Friday, March 27, 2015

Books about to be movies, books I wish were movies (but aren't), and a few movies that just didn't get the book right

There are two kinds of people in this world: Those who think the book is always better than the movie, and those who didn't read the book. I love movies. I love them almost as much as I love books, so it is always thrilling to find out that a favorite book will be coming to a theater near me. So often the adaptations are disappointing though. If only David Fincher could adapt ALL my favorite books to films. Imagine Lauren Beukes' genre bending sci-fi noir thrillers set against her haunting backdrops of Midwestern urban decay done by the director of good books to great movies such as Gone Girl, Fight Club, and The Social Network.

A few books I would love to see adapted to film:

The psychological thriller A Pleasure and a Calling

How perfect would Phil Hogan's prim and proper vigilante sociopath/real estate agent (with the keys to everybody's house) be if played by Jude Law? Or maybe Joseph Fiennes? Definitely Joseph Fiennes.

They would probably end up casting James Franco and spinning it as a screwball hi-jinx comedy though.

The Tusk That Did the Damage byTania James

This book is a strong contender for my "favorite book of 2015" and it's only March. Complicated, graphic and intense, James' second novel is the story of Gravedigger, a vengeful elephant, and Dr. Ravi Varma, a man dedicated to reuniting abandoned elephant calves with their mothers and rescuing orphaned elephants, told through the alternating narratives of a two-person American documentary film crew, a poacher's brother, and Gravedigger. Check out a review here. And go read the book! Here's hoping for a CGI elephant that will do this book justice someday.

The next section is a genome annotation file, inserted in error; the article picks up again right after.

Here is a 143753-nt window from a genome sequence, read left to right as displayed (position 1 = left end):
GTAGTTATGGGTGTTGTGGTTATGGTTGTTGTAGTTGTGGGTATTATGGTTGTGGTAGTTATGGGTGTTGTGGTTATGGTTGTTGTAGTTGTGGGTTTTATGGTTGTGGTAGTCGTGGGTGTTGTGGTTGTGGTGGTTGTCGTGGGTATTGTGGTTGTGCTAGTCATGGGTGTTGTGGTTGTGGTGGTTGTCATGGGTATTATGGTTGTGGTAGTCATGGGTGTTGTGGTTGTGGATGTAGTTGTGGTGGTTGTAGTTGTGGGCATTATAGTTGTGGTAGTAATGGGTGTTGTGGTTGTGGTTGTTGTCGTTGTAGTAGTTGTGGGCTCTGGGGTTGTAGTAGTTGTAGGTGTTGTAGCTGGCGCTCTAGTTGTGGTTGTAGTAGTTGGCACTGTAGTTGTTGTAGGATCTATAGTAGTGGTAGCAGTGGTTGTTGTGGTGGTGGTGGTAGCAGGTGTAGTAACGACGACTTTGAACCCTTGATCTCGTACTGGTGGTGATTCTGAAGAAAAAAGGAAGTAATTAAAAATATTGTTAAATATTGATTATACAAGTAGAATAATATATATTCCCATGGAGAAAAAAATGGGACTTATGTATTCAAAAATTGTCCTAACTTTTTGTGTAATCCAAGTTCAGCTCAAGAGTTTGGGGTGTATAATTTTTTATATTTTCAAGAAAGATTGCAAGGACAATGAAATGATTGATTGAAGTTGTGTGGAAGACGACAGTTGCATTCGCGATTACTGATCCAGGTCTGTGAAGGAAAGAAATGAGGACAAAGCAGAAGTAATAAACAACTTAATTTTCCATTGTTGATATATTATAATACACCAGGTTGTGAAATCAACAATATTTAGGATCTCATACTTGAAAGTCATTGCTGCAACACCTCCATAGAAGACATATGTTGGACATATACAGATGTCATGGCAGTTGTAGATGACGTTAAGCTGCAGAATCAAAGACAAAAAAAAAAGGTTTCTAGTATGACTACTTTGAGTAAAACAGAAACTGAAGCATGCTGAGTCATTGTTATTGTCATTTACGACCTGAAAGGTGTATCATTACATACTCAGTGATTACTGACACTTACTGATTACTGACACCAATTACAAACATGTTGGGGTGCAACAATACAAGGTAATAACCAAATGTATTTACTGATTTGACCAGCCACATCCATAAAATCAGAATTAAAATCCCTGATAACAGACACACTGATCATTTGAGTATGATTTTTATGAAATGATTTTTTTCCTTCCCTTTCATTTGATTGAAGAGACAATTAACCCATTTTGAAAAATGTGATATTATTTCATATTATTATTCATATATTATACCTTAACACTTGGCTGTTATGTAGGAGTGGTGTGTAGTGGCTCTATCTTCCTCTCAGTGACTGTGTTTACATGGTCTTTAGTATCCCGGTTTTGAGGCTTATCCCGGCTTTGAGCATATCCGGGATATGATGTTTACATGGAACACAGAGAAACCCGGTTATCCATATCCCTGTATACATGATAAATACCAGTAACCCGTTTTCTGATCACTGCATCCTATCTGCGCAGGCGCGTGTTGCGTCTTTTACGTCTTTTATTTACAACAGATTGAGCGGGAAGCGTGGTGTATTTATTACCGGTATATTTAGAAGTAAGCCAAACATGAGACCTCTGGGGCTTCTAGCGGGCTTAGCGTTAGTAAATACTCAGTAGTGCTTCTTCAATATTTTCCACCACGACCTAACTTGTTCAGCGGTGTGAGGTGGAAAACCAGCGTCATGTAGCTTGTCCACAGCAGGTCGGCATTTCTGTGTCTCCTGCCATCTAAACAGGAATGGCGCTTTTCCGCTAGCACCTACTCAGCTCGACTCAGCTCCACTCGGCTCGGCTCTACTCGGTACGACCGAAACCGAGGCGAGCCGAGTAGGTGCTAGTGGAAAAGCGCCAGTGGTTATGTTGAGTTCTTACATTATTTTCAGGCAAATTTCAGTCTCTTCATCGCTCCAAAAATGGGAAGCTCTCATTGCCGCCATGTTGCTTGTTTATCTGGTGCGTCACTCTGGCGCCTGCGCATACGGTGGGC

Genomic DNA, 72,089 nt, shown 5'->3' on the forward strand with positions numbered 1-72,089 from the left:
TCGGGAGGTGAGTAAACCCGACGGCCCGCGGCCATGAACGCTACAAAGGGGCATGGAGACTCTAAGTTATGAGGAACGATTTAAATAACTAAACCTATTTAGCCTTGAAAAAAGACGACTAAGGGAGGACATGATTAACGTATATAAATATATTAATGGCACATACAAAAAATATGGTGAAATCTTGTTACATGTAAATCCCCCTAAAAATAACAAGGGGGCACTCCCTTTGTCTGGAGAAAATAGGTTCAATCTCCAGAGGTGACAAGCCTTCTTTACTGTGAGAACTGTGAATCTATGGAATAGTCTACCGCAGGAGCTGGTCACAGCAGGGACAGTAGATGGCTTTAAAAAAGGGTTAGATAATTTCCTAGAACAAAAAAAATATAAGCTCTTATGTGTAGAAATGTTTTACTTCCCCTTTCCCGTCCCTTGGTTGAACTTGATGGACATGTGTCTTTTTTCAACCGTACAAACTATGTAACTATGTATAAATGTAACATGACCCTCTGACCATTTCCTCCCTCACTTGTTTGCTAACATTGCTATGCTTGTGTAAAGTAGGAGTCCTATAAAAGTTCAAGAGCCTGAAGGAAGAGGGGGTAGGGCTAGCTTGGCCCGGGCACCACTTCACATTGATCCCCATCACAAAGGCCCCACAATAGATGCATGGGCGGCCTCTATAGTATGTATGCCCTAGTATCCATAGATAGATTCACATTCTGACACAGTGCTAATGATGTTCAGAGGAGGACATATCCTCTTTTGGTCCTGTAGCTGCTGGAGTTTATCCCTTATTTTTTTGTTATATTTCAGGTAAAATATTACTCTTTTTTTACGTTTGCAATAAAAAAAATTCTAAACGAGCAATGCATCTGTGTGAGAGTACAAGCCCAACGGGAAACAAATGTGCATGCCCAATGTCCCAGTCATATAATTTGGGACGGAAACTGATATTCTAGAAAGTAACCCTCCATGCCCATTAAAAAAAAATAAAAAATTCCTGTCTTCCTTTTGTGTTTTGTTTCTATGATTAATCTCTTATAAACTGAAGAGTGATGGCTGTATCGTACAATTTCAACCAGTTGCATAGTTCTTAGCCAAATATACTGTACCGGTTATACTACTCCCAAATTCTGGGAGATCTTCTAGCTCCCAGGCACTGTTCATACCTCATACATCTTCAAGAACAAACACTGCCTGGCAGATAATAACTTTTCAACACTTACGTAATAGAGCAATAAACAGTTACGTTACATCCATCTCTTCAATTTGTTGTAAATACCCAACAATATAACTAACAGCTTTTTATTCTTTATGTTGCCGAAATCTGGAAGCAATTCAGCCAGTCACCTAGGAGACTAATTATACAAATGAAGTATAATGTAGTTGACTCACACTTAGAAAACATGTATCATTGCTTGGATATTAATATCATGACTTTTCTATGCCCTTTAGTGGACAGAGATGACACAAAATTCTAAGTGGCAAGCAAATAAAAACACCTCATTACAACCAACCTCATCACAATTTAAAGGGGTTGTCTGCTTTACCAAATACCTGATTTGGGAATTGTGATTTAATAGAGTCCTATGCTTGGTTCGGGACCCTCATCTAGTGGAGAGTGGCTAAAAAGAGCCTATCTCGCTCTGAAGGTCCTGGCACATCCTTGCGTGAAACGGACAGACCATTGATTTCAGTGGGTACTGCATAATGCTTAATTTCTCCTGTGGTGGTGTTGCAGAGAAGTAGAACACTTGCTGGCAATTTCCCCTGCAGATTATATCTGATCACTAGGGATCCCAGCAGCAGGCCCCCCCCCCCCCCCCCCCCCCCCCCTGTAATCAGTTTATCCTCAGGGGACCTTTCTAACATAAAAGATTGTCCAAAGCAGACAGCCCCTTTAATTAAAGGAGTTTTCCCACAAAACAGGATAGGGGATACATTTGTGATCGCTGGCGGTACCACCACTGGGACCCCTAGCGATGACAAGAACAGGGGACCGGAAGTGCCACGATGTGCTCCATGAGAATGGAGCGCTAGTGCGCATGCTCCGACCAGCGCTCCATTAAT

A few more from my wish list in brief: Zone One by Colson Whitehead, Night Film by Marissha Pessl, How to Build a Girl by Caitlin Moran, and The Dog Stars by Peter Heller all need to be movies NOW please.

Now for the failures:
This is Where I Leave You, the movie version of Jonathan Tropper's hysterically funny and deeply touching portrayal of a family at odds sitting shiva for their deceased father was a massive disappointment for me. The cast was so promising too! Jason Bateman, Tina Fey, and Adam Driver, in the right director's hands, should have been perfect as the siblings. But they just weren't. Most of the actual humor in the book was completely ignored, and the tenderness felt maudlin and insincere. Maybe if I hadn't read the book I could have enjoyed the film? I suppose that sometimes a book is just too good in your own head to see it cast in another person's vision.